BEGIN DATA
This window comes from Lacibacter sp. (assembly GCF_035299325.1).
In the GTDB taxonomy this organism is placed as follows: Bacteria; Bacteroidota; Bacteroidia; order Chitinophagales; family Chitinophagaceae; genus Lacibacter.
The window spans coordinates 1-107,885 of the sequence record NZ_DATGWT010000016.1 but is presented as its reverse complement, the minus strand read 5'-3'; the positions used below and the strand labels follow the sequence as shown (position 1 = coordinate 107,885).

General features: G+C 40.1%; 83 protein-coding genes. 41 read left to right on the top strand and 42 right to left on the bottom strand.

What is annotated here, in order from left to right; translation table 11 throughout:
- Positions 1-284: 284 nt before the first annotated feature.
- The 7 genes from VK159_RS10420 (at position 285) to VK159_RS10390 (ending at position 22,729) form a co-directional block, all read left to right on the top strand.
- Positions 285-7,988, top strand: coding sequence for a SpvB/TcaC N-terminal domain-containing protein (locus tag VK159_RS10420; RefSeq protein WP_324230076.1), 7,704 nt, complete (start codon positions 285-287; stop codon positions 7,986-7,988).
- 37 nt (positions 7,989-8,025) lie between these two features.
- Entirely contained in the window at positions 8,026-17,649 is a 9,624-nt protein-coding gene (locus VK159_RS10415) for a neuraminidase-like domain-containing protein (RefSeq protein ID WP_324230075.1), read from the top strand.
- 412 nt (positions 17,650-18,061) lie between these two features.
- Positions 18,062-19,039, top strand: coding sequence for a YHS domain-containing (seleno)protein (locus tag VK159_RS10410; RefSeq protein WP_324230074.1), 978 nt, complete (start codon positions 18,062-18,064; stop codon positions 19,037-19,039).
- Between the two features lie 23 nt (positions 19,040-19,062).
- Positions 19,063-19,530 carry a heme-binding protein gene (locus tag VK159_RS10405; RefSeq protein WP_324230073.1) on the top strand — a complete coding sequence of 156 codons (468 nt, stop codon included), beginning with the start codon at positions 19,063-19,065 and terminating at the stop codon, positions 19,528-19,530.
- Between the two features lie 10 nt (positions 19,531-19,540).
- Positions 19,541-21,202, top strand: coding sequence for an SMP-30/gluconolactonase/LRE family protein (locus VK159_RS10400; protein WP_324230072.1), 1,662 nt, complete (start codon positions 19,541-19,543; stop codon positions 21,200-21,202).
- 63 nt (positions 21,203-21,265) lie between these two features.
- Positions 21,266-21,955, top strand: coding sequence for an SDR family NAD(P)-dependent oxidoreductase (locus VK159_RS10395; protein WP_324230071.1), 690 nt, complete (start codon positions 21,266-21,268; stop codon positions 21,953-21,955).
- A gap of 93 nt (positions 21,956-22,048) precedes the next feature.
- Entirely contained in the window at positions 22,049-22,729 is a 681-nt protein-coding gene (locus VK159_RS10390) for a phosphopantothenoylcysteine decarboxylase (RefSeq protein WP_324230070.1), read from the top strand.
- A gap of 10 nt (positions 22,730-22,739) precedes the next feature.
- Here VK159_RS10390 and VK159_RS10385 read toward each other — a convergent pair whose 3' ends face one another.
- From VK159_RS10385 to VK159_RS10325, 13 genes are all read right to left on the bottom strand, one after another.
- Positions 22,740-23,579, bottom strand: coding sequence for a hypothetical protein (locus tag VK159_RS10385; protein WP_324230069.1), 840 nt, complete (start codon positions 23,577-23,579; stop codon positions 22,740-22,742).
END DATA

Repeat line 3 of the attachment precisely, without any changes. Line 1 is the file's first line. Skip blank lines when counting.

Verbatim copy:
The window spans coordinates 1-107,885 of the sequence record NZ_DATGWT010000016.1 but is presented as its reverse complement, the minus strand read 5'-3'; the positions used below and the strand labels follow the sequence as shown (position 1 = coordinate 107,885).